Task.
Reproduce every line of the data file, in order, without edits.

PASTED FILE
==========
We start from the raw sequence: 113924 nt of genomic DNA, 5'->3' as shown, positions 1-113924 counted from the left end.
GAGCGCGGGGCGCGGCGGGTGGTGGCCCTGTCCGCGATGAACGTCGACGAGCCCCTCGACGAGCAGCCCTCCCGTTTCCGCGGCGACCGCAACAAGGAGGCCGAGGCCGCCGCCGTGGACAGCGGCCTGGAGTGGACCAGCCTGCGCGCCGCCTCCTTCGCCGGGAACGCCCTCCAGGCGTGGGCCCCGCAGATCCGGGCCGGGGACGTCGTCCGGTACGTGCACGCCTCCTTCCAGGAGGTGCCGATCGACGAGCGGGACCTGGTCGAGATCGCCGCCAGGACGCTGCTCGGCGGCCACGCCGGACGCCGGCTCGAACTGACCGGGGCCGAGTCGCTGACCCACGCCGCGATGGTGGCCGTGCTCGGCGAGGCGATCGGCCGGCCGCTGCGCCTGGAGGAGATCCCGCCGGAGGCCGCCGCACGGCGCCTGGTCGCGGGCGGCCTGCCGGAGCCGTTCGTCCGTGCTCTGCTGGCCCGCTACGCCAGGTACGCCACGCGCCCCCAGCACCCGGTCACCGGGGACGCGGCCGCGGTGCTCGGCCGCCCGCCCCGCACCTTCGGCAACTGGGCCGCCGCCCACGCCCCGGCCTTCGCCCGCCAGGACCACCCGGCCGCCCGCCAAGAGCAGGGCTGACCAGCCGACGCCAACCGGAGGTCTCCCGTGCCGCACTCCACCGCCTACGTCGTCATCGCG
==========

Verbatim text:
We start from the raw sequence: 113924 nt of genomic DNA, 5'->3' as shown, positions 1-113924 counted from the left end.
GAGCGCGGGGCGCGGCGGGTGGTGGCCCTGTCCGCGATGAACGTCGACGAGCCCCTCGACGAGCAGCCCTCCCGTTTCCGCGGCGACCGCAACAAGGAGGCCGAGGCCGCCGCCGTGGACAGCGGCCTGGAGTGGACCAGCCTGCGCGCCGCCTCCTTCGCCGGGAACGCCCTCCAGGCGTGGGCCCCGCAGATCCGGGCCGGGGACGTCGTCCGGTACGTGCACGCCTCCTTCCAGGAGGTGCCGATCGACGAGCGGGACCTGGTCGAGATCGCCGCCAGGACGCTGCTCGGCGGCCACGCCGGACGCCGGCTCGAACTGACCGGGGCCGAGTCGCTGACCCACGCCGCGATGGTGGCCGTGCTCGGCGAGGCGATCGGCCGGCCGCTGCGCCTGGAGGAGATCCCGCCGGAGGCCGCCGCACGGCGCCTGGTCGCGGGCGGCCTGCCGGAGCCGTTCGTCCGTGCTCTGCTGGCCCGCTACGCCAGGTACGCCACGCGCCCCCAGCACCCGGTCACCGGGGACGCGGCCGCGGTGCTCGGCCGCCCGCCCCGCACCTTCGGCAACTGGGCCGCCGCCCACGCCCCGGCCTTCGCCCGCCAGGACCACCCGGCCGCCCGCCAAGAGCAGGGCTGACCAGCCGACGCCAACCGGAGGTCTCCCGTGCCGCACTCCACCGCCTACGTCGTCATCGCG